Given the challenge of delivering high quality care for patients with T2D, a QI scheme was launched in 2017, covering a large group of general practices working with a deprived registered population.

Measurement

Setting

The practice organisation consisted of 25 GP practices across London caring for a population of over 240 000 patients with 52% of those registered being from black and minority ethnic groups.20 Of the 9265 patients with a diagnosis of T2D 71% were from black and minority ethnic groups. Practices are distributed across socioeconomically and ethnically mixed populations, with some highly deprived communities. Staffing models for the practices include general practitioners, practice nurses, healthcare assistants, clinical pharmacists, a practice manager and administrative staff.

Clinical outcomes measures

We focussed on eight care process and three treatment targets which form part of the annual national diabetes audit for patients with T2D.8 These are outlined below:

Care processes

  1. HbA1c measurement - blood test for measurement of glucose control

  2. Serum creatinine measurement - blood test for measurement of kidney function

  3. Cholesterol measurement - blood test for assessing cardiovascular risk

  4. BP measurement - assessment of cardiovascular risk

  5. Body mass index measurement - measurement of height and weight for assessment of cardiovascular risk

  6. Foot examination - neurovascular assessment of foot.

  7. Urine albumin:creatinine ratio measurement - urine test for assessment of early kidney disease

  8. Record of smoking status - confirmation of smoking status for assessing cardiovascular risk.

Treatment targets

  1. HbA1c of less than 59 mmol/mol

  2. BP of equal to or less than 140/80 mm Hg.

  3. Total cholesterol of less than 5 mmol/L

Data for each of these measurements across all practices were extracted using a population health management tool, EZ Analytics. This tool was specifically developed for this QI programme, further details of this tool is outlined in subsequent sections. Data extraction started in March 2017, these were then updated monthly thereafter. Each year GP practices are legally required to supply this data for their practice to NHS Digital for the National Diabetes Audit.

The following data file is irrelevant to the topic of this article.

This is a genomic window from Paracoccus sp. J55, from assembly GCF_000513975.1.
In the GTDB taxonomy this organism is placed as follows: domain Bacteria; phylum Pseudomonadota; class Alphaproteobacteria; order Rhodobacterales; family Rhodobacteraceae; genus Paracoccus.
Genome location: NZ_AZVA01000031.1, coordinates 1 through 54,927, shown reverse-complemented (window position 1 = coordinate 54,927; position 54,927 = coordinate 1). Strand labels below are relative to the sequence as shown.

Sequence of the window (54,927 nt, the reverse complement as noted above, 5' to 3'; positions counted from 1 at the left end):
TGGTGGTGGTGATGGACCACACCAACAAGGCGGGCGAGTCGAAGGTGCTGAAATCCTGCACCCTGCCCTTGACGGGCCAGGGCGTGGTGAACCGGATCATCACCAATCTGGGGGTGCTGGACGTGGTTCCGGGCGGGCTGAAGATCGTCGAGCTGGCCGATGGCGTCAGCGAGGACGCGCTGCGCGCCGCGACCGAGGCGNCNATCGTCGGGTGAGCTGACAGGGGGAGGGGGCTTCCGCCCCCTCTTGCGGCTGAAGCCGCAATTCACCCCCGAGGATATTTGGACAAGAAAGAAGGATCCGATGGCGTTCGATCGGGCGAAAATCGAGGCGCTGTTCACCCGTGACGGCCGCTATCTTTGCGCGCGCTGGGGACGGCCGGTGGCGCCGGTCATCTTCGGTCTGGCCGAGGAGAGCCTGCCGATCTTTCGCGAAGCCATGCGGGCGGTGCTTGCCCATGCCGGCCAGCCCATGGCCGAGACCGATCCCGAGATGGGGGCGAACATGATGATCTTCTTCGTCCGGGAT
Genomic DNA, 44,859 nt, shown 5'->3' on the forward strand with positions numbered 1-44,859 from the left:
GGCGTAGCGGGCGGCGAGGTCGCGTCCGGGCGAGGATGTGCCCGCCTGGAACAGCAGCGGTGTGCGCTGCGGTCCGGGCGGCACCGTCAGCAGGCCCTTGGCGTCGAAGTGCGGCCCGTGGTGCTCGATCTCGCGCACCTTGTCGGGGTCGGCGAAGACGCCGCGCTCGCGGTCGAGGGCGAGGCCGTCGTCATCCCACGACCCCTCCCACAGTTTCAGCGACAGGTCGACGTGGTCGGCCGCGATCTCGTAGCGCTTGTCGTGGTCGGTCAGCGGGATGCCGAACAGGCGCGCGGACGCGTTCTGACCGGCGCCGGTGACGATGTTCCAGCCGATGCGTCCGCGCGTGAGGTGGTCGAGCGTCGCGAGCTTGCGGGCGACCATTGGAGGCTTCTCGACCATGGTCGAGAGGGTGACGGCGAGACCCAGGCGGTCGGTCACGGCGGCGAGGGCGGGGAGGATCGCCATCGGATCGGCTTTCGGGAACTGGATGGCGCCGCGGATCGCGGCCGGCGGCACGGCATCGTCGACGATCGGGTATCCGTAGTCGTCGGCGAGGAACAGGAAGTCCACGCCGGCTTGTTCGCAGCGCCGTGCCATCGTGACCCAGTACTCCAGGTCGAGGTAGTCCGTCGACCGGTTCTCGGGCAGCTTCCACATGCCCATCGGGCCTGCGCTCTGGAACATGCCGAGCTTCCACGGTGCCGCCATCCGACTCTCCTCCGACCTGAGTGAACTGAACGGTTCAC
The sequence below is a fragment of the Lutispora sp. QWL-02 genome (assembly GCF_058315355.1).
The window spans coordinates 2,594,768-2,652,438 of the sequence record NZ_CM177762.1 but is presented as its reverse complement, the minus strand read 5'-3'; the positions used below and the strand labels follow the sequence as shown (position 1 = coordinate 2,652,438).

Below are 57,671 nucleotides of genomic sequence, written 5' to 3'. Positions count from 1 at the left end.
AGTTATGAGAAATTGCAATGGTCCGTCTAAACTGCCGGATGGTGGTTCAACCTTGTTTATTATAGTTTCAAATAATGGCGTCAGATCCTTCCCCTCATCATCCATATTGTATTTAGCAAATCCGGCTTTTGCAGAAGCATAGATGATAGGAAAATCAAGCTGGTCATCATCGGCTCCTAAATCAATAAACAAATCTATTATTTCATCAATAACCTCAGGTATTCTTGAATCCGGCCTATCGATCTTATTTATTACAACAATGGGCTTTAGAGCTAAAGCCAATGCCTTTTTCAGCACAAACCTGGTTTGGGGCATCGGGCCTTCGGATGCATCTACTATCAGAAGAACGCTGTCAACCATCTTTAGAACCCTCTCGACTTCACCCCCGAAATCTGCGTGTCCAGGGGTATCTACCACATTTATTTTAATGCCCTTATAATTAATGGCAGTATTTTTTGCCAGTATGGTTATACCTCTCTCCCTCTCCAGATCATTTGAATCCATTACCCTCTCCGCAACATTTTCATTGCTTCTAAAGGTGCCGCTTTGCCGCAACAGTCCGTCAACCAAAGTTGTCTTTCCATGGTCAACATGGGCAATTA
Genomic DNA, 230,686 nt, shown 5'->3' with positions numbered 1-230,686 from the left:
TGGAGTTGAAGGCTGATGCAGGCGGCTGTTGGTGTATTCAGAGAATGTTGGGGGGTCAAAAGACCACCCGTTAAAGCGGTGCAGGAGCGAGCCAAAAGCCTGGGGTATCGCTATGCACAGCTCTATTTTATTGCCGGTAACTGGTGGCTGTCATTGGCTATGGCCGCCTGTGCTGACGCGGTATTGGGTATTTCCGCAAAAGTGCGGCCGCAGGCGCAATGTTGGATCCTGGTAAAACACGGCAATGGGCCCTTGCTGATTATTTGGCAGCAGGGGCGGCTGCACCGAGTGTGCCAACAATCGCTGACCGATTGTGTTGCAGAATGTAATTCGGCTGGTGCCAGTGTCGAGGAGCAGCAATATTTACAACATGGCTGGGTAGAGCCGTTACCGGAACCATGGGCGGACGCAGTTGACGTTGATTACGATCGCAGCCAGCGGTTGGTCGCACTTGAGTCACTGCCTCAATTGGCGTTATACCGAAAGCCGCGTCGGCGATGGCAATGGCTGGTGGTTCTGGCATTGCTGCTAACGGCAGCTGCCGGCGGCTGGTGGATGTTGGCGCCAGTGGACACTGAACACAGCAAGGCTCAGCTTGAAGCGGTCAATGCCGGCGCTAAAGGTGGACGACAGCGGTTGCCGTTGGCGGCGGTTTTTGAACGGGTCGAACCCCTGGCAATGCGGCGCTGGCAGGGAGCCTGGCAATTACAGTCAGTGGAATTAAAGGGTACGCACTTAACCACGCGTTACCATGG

Design

A complex set of interventions were co-designed by a team of primary care clinicians and educationalists and managers. The combination of interventions were based on best practice, incorporating published evidence and professional consensus.21 These interventions were aimed at improving diabetes care through targeting variability in clinical achievement across practices; ensuring consistent knowledge, education and training; and maintaining staff engagement in diabetes care. A key driver diagram, outlining primary drivers and strategies for improved diabetes care is displayed in online supplemental file 1.

Supplemental material

The QI programme had multiple components which were targeted at health informatics, the workforce, education and training, processes and sustainability. Plan, Do, Study, Act (PDSA) cycles shown in figure 1 were used to trial the components of the improvement intervention implemented to achieve the aims. Each component outlined below was delivered across 25 practices.

Figure 1

Timeline of the project illustrating when baseline data were collected, implementation of Plan, Do, Study, Act (PDSA) cycles and different phases of the project; preparatory, intervention and sustain. CCG, Clinical Commissioning Group; QI, quality improvement.

Health Informatics: A population health management tool, EZ Analytics was developed in March 2017 which integrates complex data from any data source, into user friendly information. This platform was designed to identify areas which required optimisation in chronic disease areas. EZ Analytics enabled staff to view performance of patient outcomes at individual practice, regional and national levels. This tool was used to capture baseline data and ongoing progress throughout the QI programme. The use of data for benchmarking against recommended targets and performance of other clinicians has been noted as a motivating factor for driving QI strategies.22 Using data-driven approaches outside the research setting is often restricted by the practical constraints of achieving near real‐time capture of structured clinical data. Furthermore, patient‐level data available through electronic health records creates challenges given the volume, variety and speed at which the data is generated. The tool comprises over 600 clinical data sets. The stand-alone Diabetes Application was able to interrogate National Diabetes Audit (NDA) data alongside the real-time extraction of in-house performance data. Data process flow is demonstrated in figure 2. Data-driven approaches to QI have been demonstrated in areas such as cardiovascular care23 but have been limited in informing QI programmes in primary care.

Figure 2

Data flow diagram. EPS, electronic prescription service; GP, general practitioner; EPS, national diabetes audit; PHE, public health england.